Diary: September 2019

This month’s diary includes an octogenarian pain in the arse, Keith Haring and Jürgen Klopp in Liverpool, and chatting with Sgt. Pepper’s offspring

Sunday 1 September 2019, London
Only when Health, Education, Social Services and the Police are properly talking to each other will all citizens get the life chances they should be entitled to.

Monday 2 September 2019, London
At St Luke’s today P– told us that on Saturday she is off on a 7-stop cruise around the Med, departing from Southampton. 

She is a bit stressed because her octogenarian husband is a “Pain in the Arse” and likely to frighten all the other P&O cruisers with his Tourettic swearing. She says that every day she deposits him in a pub on the Cally Road at 1.15pm and collects him at 3.30pm. In that period he manages to strike cash deals with hawkers for multiple packs of steaks, blocks of Cathedral cheddar cheese and other sundry items, which last week included a monstrous round wall clock for £10. P– collects him round the side of the pub in her car and Pain gets some strong fellas to load that day’s bargain buys into the boot. 

P– is especially worried about Pain’s proud-but-stubborn refusal to use the wheelchair she has hired for the two-week cruise at £76. I could be wrong, but I thought at one point she looked quite tearful telling us all this.
Later:
I had a benign mole removed from my back. The doctor at the Lawson Practice in Hackney went on and on about politics. First it was the assumption that anyone referred to them from the Neaman GP surgery in the City was “posh”, then he moved on to Diane Abbott and private schools by way of Tony Blair, then finally to Boris Johnson, who ranked very low in his estimation, much to Jane’s approval.

Tuesday 3 September 2019, London

Here is the paradox that is doing my head in. Later tonight, when up to 20 odd Tories are stripped of the Tory whip, Boris Johnson’s minority in parliament will go from minus 2 to minus a lot. He will have no control of parliament. And yet his attempt tomorrow to hold a general election on 14 October may flop. None of this makes any sense. Chaos. Madness.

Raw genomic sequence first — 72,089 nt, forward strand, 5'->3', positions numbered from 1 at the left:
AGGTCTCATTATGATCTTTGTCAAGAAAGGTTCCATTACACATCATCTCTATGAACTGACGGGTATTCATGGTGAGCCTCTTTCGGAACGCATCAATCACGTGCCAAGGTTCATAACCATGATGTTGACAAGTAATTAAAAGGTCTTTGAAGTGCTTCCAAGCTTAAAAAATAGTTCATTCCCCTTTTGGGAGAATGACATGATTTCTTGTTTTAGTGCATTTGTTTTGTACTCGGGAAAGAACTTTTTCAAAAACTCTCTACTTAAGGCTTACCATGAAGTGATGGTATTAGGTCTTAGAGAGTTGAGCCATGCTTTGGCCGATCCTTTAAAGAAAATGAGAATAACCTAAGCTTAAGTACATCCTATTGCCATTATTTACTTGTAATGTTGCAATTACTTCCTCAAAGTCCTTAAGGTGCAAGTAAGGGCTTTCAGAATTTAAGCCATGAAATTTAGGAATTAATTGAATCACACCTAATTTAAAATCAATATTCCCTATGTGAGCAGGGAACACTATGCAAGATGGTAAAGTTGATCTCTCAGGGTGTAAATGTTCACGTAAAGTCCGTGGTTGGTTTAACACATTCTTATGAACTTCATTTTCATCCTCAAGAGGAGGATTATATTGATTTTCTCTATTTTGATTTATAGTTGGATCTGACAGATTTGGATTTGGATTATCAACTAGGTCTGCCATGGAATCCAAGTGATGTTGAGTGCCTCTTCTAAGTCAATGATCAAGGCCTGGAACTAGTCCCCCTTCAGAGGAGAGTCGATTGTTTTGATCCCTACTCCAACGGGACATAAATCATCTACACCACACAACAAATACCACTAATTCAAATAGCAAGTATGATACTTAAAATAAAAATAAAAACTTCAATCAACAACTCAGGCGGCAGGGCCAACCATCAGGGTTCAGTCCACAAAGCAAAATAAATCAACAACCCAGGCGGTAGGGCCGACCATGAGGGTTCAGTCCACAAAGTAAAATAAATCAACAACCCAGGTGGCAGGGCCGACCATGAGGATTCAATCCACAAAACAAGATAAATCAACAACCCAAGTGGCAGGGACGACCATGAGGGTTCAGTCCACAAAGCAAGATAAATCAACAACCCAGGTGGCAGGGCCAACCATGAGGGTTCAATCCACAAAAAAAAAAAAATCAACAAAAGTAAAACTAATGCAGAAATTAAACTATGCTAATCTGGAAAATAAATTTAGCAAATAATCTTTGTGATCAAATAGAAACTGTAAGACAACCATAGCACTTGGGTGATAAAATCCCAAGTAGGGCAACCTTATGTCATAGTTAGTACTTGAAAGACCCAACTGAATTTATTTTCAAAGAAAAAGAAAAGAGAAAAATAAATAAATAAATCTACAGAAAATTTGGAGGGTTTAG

Journalist Robert Peston on Twitter

Thursday 5 September 2019, London
I am no fan of the EU, but I’m very keen on my country being part of a peaceful, cooperative and democratic Europe.
Later:
A– told me at the bus stop that her son F–, 9, is in Great Ormond Street Hospital following the removal of a tumour from his cerebellum. She says he is alert and asking for Pepsi.
Then, just past Stafford on a train to Liverpool:
What if Boris Johnson is not a Conservative after all but a revolutionary, bent on destroying politics in the way we’ve come to understand it? Over the past 24 hours we have seen tribal opposites such as Philip Hammond and Hillary Benn clawing at common ground. Tories, Labour and Lib Dems uniting behind a mutually shared goal. This is a more ‘European’ way of doing politics, a talent I’d always believed British politicians lacked. Was the wrecking ball Johnson’s plan all along? I doubt it. Maybe it’s just the birth of a new kind of tribalism. Luciana Berger has just joined the Lib Dems.

Friday 6 September 2019, Liverpool
Media commentators have started to speculate openly about the mental health of both US president Donald Trump and UK prime minister Boris Johnson.
Later:

This week, finally, a Commons majority has behaved with some sense of public responsibility in bringing temporary order to the no-deal chaos. This has involved offering Johnson what amounts to a compromise. If he really wants Brexit on 31 October, he can have it, and a general election to boot; but he must negotiate a swift Brexit deal in return, or face a delay. This is high-risk. Much will depend on Johnson playing ball.

Simon Jenkins, the Guardian

Monday 9 September 2019, Liverpool
Photos from our weekend.

Many shot in Tate Liverpool, including the Jean Dubuffet, right, second up. Others include the urinals in the Philharmonic pub, an image of the actor Anthony Quinn in Zorba’s restaurant and scenes from the Baltic Triangle, including me with Jürgen Norbert Klopp.

Jürg and me in the Triangle
At the Tate

Tuesday 10 September 2019, London
Well, that was two hours of my life I won’t get back. Hearty congratulations to anyone who managed to stay awake till the end of ‘The Souvenir‘. 

By the time Tilda Swinton announced that her daughter’s destructive boyf had been found dead “in the toilets of the Wallace Collection”, I was ready to dance with joy. The girlfriend was described in the film by Richard Ayoade as a “trainee Rotarian”, the boyf was an evil posh heroin addict (played by TV PI Cormoron Strike), so they were both easy to dislike.

Wednesday 11 September 2019, London
There is a good editorial in the Morning Star today titled ‘Our Rulers Are Divided’.

Thursday 12 September 2019, Hackney

L-R: Billy, Tony, Rose, at Submit to Love studio

A young illustrator from one of the nearby arches popped into the studio today while I was trying a kind of monoprinting method using foil slathered in crayon to transfer the sketch to page. I learned from Michelle that her name was Rose and that her dad once designed a Beatles album sleeve. I innocently asked which album and she said Sgt. Pepper’s Lonely Hearts Club Band. My jaw hit the floor. She was Peter Blake’s daughter and she told us she had just finished illustrating a book about Andy Warhol. She fetched some of her other books for us to keep, including ones about David Hockney and her father. I asked her if he still wore sneakers and she told me no, he prefers to dress in all black these days and lives in Chiswick. I remarked that he was a cantankerous old sod and she agreed. I showed her this entry from my 2015 diary when, on a visit to Mallorca I spotted a picture that reminded me of Peter Blake’s work…